Fran Radano, manager of The North American Income Trust, said: “The market strength since the lows in March has actually been focused on a narrow subset of names largely in the technology sector. Because of this lack of market breadth, we continue to be able to find value in several industry leaders with strong cash flows trading at fair valuations.”

Zehrid Osmani, manager of Martin Currie Global Portfolio Trust, said: “There are many ways to look at the market valuations at the moment. With regards to price/earnings (p/e) multiples, we believe that against the current sharp recession (which will be followed by a rebound in earnings), there is the risk that p/e multiples based on forward multiples do not capture a normalised level of activity and therefore of earnings. Shiller p/e multiples, which have an element of cyclical adjustment, are likely to be a more valid way to look at valuation levels during this period.

“On that basis, equity valuations are not stretched versus historic levels for European and global equities, while the US equities market is closer to the top of its historic range, but even there, one needs to consider the constitution of the index, given the sizeably increased weight of technology in the US market versus historic averages.”

Robert Siddles, manager of Jupiter US Smaller Companies, said: “Although the overheated large-cap tech sector could be due for profit taking, the market is just fine at the moment given Fed support. It is a common misconception that stock market valuation affects the market’s direction: the key drivers are monetary policy, investor sentiment (a contrary indicator) and profits growth – as long as we have at least two of the three, the market will be inclined to rise.”

What are your thoughts on tech?

Jonathan Simon, manager of JPMorgan American Investment Trust, said: “Tech has rallied in the US because it is at the heart of everything we do, and this has only been increased by Covid-19. While we have a significant exposure to technology, it extends beyond the tech sector itself into areas such as consumer discretionary and ecommerce, where we’ve seen a really strong digital shift in a post Covid-19 world.

“In ecommerce, the total online retail sales in the US have expanded from just 1% in 2000 to 11% in 2019 and have outpaced general retail sales by roughly 15% over the past five years. Mastercard spending data shows us that since the outbreak of Covid-19, ecommerce represents around 22% of retail sales with many new customers entering the market. In the US market, the top 10 online retailers account for 60% of ecommerce. Amazon remains the clear leader in this space: it is seven times larger than its nearest competitor and has seen huge growth through its cloud business too.”

Gary Robinson and Helen Xiong, managers of Baillie Gifford US Growth Trust, said: “We think that arbitrary sector classifications such as ‘technology’ are of limited use, given the pervasiveness of technology today. Instead of classifying a company as a ‘tech’ stock, we categorise companies by the key societal change they are exposed to, for example the rise of online commerce, the evolution of entertainment and the application of machine learning.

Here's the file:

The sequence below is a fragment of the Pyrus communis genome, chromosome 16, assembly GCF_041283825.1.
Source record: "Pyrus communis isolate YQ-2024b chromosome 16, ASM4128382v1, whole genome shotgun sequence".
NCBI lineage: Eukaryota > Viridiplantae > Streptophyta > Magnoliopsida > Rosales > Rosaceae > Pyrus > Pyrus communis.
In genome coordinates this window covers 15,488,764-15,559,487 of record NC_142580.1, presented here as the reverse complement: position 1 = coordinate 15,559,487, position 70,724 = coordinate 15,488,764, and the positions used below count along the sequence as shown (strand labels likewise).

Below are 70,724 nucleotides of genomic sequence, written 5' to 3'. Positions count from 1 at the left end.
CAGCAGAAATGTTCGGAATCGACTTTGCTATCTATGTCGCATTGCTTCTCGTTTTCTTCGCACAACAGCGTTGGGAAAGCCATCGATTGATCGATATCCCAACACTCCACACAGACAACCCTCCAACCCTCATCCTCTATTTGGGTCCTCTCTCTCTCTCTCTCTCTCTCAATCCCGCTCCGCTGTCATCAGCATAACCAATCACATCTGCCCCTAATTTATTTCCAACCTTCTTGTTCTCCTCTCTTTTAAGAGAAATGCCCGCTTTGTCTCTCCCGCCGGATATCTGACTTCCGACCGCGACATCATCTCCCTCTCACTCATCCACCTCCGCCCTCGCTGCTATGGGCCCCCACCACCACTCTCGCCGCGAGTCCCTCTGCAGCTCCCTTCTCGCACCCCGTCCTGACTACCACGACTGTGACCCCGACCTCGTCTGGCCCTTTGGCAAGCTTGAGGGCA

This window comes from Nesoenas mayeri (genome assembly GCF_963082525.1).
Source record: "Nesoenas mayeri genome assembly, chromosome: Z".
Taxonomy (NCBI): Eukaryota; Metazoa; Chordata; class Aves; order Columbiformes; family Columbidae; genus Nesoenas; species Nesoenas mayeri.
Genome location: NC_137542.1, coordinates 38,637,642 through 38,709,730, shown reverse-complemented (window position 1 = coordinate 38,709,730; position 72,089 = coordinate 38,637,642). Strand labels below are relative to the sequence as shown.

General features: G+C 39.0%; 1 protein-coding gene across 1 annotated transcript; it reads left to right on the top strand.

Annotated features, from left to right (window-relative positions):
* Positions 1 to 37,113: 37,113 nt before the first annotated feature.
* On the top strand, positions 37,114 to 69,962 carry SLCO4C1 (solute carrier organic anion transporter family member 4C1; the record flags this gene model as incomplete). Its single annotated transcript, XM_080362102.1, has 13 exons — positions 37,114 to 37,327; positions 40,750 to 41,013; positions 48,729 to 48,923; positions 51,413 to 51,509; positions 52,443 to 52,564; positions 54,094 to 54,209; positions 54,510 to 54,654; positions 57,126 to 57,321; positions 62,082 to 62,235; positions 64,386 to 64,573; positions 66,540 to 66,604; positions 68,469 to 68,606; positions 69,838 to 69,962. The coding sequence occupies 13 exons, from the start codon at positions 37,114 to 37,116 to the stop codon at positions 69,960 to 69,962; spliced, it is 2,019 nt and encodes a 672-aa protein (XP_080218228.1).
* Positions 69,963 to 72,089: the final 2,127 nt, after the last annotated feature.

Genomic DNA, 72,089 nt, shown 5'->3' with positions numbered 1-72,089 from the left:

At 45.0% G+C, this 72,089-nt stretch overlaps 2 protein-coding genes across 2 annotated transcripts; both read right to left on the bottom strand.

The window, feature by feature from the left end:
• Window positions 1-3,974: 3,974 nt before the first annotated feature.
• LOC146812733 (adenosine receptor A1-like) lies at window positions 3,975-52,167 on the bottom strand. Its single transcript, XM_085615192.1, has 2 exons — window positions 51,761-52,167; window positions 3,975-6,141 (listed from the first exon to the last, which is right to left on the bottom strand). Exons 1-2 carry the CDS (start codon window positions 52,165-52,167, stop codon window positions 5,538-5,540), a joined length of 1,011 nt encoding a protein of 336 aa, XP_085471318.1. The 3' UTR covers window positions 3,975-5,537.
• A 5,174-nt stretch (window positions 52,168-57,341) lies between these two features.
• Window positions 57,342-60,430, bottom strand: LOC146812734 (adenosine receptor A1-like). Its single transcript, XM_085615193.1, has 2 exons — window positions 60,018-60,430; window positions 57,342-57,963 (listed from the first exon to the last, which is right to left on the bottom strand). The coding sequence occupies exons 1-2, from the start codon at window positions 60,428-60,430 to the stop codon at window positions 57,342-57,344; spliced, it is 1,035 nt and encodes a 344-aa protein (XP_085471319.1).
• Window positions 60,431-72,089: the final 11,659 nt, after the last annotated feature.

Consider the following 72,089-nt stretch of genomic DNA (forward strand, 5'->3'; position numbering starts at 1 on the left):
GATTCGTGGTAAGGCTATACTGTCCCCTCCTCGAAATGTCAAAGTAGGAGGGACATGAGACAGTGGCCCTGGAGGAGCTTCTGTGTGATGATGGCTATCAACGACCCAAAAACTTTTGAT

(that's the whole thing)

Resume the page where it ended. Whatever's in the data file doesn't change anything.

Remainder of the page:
“Lockdowns introduced to slow the spread of the virus have disrupted regular patterns of demand. Consumers have turned to online services for their shopping and entertainment needs. Workers have embraced digital collaboration tools, for example video conferencing, to stay connected with colleagues. Patients have increasingly been meeting with their doctors via telemedicine services. On the other hand, demand for real world services, for example travel and entertainment, has been negatively impacted. Most of our holdings have been beneficiaries of these shifts, although some have been on the wrong side of them.”

What are the key risks in US equities?

Zehrid Osmani, manager of Martin Currie Global Portfolio Trust, said: “There are areas of the economy facing high degrees of uncertainty, such as the transportation, tourism and hospitality sectors in particular, but there are also question marks about office space usage, and ultimately real estate overhang as a result. There is also a higher likelihood of increased tax levels, both corporate and household, in the mid-term, which could weigh on economic activity. We have therefore already taken the prudent approach of increasing our corporate tax rate assumptions in our financial projections for all companies that we hold in the portfolio.”

Tony DeSpirito, co-manager of BlackRock North American Income Trust, said: “The lockdown-driven decline in economic activity and spike in unemployment has left the US economy more vulnerable, at a time where US stock valuations are high versus their long-term history. There is less room for bad news should downside risks emerge or investor sentiment wane. We are mitigating these risks by ramping up our stock-level stress testing and have assumed long lasting adverse scenarios when conducting research on companies.”

“The lockdown-driven decline in economic activity and spike in unemployment has left the US economy more vulnerable, at a time where US stock valuations are high versus their long-term history.”

Gary Robinson and Helen Xiong, managers of Baillie Gifford US Growth Trust, said: “We believe, and academic work has shown, that long-term equity returns are dominated by a small handful of exceptional growth companies that deliver outsized returns. Most stocks do not matter for long-term equity returns, and investors will be poorly served by owning them. In our search for exceptional growth companies, we will make mistakes. But the asymmetry inherent in equity markets, where we can make far more in a company if we’re right than lose if we’re wrong, tells us that the costliest of mistakes is excessive risk aversion.”